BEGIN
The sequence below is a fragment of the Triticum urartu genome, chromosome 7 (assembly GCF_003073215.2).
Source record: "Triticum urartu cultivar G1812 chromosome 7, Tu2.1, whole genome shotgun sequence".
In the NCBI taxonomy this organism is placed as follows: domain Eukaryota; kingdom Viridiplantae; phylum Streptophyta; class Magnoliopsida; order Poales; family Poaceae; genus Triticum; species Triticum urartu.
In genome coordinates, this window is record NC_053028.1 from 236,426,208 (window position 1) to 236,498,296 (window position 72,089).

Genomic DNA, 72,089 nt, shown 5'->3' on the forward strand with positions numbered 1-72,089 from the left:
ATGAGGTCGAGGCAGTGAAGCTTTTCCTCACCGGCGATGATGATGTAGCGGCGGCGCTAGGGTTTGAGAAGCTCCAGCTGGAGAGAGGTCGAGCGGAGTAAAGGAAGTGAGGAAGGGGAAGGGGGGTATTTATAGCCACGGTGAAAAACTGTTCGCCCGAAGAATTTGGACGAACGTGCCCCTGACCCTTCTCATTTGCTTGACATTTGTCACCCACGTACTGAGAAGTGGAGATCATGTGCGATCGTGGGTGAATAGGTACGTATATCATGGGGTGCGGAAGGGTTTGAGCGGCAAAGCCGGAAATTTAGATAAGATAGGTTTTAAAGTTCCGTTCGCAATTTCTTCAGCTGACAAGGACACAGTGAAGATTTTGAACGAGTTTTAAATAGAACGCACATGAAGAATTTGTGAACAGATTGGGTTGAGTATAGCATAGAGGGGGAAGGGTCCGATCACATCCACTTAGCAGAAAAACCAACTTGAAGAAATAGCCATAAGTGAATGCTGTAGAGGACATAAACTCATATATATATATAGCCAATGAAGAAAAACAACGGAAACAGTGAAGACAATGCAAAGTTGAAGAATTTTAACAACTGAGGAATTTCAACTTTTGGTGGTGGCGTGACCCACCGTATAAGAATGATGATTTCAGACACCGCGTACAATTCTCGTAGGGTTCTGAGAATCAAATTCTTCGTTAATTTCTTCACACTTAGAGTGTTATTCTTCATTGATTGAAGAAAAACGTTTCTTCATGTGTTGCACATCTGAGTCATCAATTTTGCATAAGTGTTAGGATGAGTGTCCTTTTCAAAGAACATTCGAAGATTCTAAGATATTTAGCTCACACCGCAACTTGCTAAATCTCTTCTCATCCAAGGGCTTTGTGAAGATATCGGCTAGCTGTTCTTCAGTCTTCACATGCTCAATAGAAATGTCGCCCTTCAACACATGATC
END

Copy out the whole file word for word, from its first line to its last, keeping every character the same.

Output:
The sequence below is a fragment of the Triticum urartu genome, chromosome 7 (assembly GCF_003073215.2).
Source record: "Triticum urartu cultivar G1812 chromosome 7, Tu2.1, whole genome shotgun sequence".
In the NCBI taxonomy this organism is placed as follows: domain Eukaryota; kingdom Viridiplantae; phylum Streptophyta; class Magnoliopsida; order Poales; family Poaceae; genus Triticum; species Triticum urartu.
In genome coordinates, this window is record NC_053028.1 from 236,426,208 (window position 1) to 236,498,296 (window position 72,089).

Genomic DNA, 72,089 nt, shown 5'->3' on the forward strand with positions numbered 1-72,089 from the left:
ATGAGGTCGAGGCAGTGAAGCTTTTCCTCACCGGCGATGATGATGTAGCGGCGGCGCTAGGGTTTGAGAAGCTCCAGCTGGAGAGAGGTCGAGCGGAGTAAAGGAAGTGAGGAAGGGGAAGGGGGGTATTTATAGCCACGGTGAAAAACTGTTCGCCCGAAGAATTTGGACGAACGTGCCCCTGACCCTTCTCATTTGCTTGACATTTGTCACCCACGTACTGAGAAGTGGAGATCATGTGCGATCGTGGGTGAATAGGTACGTATATCATGGGGTGCGGAAGGGTTTGAGCGGCAAAGCCGGAAATTTAGATAAGATAGGTTTTAAAGTTCCGTTCGCAATTTCTTCAGCTGACAAGGACACAGTGAAGATTTTGAACGAGTTTTAAATAGAACGCACATGAAGAATTTGTGAACAGATTGGGTTGAGTATAGCATAGAGGGGGAAGGGTCCGATCACATCCACTTAGCAGAAAAACCAACTTGAAGAAATAGCCATAAGTGAATGCTGTAGAGGACATAAACTCATATATATATATAGCCAATGAAGAAAAACAACGGAAACAGTGAAGACAATGCAAAGTTGAAGAATTTTAACAACTGAGGAATTTCAACTTTTGGTGGTGGCGTGACCCACCGTATAAGAATGATGATTTCAGACACCGCGTACAATTCTCGTAGGGTTCTGAGAATCAAATTCTTCGTTAATTTCTTCACACTTAGAGTGTTATTCTTCATTGATTGAAGAAAAACGTTTCTTCATGTGTTGCACATCTGAGTCATCAATTTTGCATAAGTGTTAGGATGAGTGTCCTTTTCAAAGAACATTCGAAGATTCTAAGATATTTAGCTCACACCGCAACTTGCTAAATCTCTTCTCATCCAAGGGCTTTGTGAAGATATCGGCTAGCTGTTCTTCAGTCTTCACATGCTCAATAGAAATGTCGCCCTTCAACACATGATC